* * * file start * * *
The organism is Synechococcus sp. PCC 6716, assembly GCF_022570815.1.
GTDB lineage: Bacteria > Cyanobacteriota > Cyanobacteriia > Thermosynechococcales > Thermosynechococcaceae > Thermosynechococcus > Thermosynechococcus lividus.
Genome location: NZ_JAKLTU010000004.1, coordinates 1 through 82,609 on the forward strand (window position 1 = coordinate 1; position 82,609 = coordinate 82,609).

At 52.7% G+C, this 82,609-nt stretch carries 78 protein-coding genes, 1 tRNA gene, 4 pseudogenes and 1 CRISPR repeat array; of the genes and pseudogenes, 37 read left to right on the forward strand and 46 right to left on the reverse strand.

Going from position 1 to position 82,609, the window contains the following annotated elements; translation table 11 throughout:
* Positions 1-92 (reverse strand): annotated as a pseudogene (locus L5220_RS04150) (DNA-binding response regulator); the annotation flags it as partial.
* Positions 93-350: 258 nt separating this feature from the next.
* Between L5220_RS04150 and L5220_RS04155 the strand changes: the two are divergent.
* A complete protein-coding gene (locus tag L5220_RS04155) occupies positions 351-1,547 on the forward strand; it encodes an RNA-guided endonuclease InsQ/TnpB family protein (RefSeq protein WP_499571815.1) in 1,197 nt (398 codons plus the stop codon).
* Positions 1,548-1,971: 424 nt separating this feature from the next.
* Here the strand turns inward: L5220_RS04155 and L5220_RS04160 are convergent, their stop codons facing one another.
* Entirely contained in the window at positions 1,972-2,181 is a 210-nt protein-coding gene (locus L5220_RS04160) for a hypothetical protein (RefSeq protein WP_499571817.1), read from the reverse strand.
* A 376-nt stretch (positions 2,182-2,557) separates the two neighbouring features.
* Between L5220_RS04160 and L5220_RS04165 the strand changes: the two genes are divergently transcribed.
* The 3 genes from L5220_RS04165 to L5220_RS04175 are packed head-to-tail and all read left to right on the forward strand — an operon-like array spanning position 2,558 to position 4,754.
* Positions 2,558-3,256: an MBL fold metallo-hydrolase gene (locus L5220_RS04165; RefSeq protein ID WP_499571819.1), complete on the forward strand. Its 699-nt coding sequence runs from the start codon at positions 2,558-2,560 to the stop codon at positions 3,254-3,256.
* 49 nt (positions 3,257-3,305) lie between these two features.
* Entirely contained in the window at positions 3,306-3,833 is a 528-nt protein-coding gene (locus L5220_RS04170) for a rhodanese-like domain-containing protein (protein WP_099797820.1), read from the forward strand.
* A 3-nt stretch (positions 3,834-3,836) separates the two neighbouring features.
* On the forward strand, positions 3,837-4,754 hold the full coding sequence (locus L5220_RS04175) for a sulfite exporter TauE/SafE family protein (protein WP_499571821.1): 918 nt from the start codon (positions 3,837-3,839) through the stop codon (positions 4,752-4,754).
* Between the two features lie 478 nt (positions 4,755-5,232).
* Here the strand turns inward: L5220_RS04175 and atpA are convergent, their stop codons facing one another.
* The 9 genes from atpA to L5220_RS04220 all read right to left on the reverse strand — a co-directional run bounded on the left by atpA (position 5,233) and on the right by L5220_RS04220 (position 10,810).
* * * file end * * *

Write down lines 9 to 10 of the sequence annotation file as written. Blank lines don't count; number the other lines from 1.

* A complete protein-coding gene (locus tag L5220_RS04155) occupies positions 351-1,547 on the forward strand; it encodes an RNA-guided endonuclease InsQ/TnpB family protein (RefSeq protein WP_499571815.1) in 1,197 nt (398 codons plus the stop codon).
* Positions 1,548-1,971: 424 nt separating this feature from the next.